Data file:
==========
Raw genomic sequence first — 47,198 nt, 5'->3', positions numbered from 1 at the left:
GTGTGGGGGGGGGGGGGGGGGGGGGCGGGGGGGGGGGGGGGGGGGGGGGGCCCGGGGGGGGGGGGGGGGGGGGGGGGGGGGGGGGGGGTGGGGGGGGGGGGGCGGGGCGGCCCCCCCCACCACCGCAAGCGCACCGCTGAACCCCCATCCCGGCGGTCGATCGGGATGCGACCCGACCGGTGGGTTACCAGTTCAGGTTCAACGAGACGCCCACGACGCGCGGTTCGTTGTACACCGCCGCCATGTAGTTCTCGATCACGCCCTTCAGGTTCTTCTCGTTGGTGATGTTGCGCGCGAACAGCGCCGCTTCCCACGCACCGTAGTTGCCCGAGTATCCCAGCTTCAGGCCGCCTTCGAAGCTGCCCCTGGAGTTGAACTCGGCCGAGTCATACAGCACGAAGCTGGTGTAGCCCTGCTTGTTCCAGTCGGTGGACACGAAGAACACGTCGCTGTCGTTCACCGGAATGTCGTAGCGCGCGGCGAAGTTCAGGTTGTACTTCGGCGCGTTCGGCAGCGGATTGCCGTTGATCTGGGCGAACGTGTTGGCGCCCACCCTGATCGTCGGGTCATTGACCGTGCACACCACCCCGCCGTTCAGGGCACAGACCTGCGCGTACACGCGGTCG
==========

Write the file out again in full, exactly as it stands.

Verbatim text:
Raw genomic sequence first — 47,198 nt, 5'->3', positions numbered from 1 at the left:
GTGTGGGGGGGGGGGGGGGGGGGGGCGGGGGGGGGGGGGGGGGGGGGGGGCCCGGGGGGGGGGGGGGGGGGGGGGGGGGGGGGGGGGGTGGGGGGGGGGGGGCGGGGCGGCCCCCCCCACCACCGCAAGCGCACCGCTGAACCCCCATCCCGGCGGTCGATCGGGATGCGACCCGACCGGTGGGTTACCAGTTCAGGTTCAACGAGACGCCCACGACGCGCGGTTCGTTGTACACCGCCGCCATGTAGTTCTCGATCACGCCCTTCAGGTTCTTCTCGTTGGTGATGTTGCGCGCGAACAGCGCCGCTTCCCACGCACCGTAGTTGCCCGAGTATCCCAGCTTCAGGCCGCCTTCGAAGCTGCCCCTGGAGTTGAACTCGGCCGAGTCATACAGCACGAAGCTGGTGTAGCCCTGCTTGTTCCAGTCGGTGGACACGAAGAACACGTCGCTGTCGTTCACCGGAATGTCGTAGCGCGCGGCGAAGTTCAGGTTGTACTTCGGCGCGTTCGGCAGCGGATTGCCGTTGATCTGGGCGAACGTGTTGGCGCCCACCCTGATCGTCGGGTCATTGACCGTGCACACCACCCCGCCGTTCAGGGCACAGACCTGCGCGTACACGCGGTCG